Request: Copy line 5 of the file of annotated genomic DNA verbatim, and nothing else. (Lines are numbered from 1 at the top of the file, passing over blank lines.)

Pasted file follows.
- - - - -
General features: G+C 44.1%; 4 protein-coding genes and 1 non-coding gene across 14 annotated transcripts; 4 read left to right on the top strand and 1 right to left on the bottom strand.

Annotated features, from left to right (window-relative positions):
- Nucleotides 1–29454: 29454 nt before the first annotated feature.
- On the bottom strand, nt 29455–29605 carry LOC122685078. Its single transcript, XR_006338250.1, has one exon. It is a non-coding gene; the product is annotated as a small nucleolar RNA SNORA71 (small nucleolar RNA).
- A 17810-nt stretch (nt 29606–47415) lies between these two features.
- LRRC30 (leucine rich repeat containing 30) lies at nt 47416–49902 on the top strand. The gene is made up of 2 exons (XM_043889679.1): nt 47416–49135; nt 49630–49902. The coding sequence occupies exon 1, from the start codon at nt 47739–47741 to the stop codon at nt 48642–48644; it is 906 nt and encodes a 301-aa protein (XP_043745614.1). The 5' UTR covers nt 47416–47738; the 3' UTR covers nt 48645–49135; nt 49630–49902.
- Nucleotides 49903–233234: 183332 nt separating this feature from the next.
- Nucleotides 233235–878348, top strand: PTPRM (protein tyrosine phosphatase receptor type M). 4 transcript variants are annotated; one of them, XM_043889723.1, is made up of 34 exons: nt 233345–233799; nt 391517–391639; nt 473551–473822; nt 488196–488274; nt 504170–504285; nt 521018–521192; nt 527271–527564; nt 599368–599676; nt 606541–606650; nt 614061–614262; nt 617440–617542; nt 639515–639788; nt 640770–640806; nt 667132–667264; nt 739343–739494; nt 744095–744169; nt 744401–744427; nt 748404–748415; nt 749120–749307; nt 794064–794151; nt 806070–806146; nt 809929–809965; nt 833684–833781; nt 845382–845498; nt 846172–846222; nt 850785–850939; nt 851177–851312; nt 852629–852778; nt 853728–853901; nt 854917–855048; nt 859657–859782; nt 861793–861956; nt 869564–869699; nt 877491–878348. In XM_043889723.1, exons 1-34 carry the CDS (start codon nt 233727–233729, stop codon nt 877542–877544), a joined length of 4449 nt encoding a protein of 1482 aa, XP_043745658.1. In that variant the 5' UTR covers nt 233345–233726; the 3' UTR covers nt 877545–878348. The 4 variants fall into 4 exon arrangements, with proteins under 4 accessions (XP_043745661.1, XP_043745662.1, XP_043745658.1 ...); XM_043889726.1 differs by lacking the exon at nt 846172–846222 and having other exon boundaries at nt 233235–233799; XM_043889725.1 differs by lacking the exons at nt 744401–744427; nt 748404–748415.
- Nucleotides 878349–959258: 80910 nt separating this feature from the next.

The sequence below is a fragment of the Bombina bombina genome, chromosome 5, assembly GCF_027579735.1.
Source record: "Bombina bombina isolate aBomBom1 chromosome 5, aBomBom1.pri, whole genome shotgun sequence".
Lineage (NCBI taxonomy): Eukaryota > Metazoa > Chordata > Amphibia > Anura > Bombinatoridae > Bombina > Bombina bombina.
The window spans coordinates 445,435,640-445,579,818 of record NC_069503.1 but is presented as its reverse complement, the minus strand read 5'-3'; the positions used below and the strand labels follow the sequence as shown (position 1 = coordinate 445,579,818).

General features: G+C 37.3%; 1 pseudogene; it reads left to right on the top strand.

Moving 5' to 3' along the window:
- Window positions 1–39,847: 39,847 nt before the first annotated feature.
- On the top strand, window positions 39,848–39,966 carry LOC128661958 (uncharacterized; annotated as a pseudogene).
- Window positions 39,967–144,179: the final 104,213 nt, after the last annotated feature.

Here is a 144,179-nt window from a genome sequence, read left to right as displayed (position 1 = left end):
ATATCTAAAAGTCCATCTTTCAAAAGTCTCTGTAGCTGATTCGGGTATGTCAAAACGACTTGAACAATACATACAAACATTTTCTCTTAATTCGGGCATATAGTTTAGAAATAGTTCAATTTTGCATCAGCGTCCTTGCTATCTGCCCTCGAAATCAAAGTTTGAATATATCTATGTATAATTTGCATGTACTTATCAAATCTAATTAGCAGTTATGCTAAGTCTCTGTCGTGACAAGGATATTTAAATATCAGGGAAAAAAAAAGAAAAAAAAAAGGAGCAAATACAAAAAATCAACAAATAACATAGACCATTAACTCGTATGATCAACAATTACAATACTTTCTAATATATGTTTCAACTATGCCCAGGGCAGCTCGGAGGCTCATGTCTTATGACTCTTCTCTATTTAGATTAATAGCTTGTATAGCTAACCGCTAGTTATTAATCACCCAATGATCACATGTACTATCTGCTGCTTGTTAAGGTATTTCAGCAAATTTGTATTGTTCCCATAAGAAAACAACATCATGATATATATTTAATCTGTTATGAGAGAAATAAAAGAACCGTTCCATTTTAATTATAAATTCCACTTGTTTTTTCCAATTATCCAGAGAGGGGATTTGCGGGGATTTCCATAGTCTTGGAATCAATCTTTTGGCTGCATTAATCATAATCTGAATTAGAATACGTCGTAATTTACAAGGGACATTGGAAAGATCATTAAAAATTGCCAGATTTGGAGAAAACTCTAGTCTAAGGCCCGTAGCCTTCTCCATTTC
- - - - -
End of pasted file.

- A 17810-nt stretch (nt 29606–47415) lies between these two features.